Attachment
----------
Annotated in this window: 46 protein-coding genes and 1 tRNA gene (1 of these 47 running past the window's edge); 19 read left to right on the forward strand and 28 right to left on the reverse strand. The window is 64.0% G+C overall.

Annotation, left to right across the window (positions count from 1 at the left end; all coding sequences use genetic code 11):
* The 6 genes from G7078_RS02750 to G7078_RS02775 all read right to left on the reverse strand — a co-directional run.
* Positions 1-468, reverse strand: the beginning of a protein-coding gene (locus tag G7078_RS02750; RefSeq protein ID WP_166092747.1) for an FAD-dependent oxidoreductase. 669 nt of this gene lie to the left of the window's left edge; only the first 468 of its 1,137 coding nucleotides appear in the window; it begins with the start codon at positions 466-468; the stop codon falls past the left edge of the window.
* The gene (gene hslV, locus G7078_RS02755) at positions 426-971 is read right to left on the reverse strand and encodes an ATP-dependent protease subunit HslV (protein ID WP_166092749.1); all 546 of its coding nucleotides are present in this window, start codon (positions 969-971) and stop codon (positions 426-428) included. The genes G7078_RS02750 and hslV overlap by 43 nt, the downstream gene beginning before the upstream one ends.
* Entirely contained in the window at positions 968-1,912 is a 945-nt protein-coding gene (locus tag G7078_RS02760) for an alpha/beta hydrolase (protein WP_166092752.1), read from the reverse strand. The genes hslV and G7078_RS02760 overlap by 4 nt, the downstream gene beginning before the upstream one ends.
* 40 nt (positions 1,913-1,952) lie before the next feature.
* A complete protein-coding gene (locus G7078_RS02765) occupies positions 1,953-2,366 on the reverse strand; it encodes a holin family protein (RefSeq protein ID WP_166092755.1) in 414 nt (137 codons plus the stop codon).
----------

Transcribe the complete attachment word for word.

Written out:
Annotated in this window: 46 protein-coding genes and 1 tRNA gene (1 of these 47 running past the window's edge); 19 read left to right on the forward strand and 28 right to left on the reverse strand. The window is 64.0% G+C overall.

Annotation, left to right across the window (positions count from 1 at the left end; all coding sequences use genetic code 11):
* The 6 genes from G7078_RS02750 to G7078_RS02775 all read right to left on the reverse strand — a co-directional run.
* Positions 1-468, reverse strand: the beginning of a protein-coding gene (locus tag G7078_RS02750; RefSeq protein ID WP_166092747.1) for an FAD-dependent oxidoreductase. 669 nt of this gene lie to the left of the window's left edge; only the first 468 of its 1,137 coding nucleotides appear in the window; it begins with the start codon at positions 466-468; the stop codon falls past the left edge of the window.
* The gene (gene hslV, locus G7078_RS02755) at positions 426-971 is read right to left on the reverse strand and encodes an ATP-dependent protease subunit HslV (protein ID WP_166092749.1); all 546 of its coding nucleotides are present in this window, start codon (positions 969-971) and stop codon (positions 426-428) included. The genes G7078_RS02750 and hslV overlap by 43 nt, the downstream gene beginning before the upstream one ends.
* Entirely contained in the window at positions 968-1,912 is a 945-nt protein-coding gene (locus tag G7078_RS02760) for an alpha/beta hydrolase (protein WP_166092752.1), read from the reverse strand. The genes hslV and G7078_RS02760 overlap by 4 nt, the downstream gene beginning before the upstream one ends.
* 40 nt (positions 1,913-1,952) lie before the next feature.
* A complete protein-coding gene (locus G7078_RS02765) occupies positions 1,953-2,366 on the reverse strand; it encodes a holin family protein (RefSeq protein ID WP_166092755.1) in 414 nt (137 codons plus the stop codon).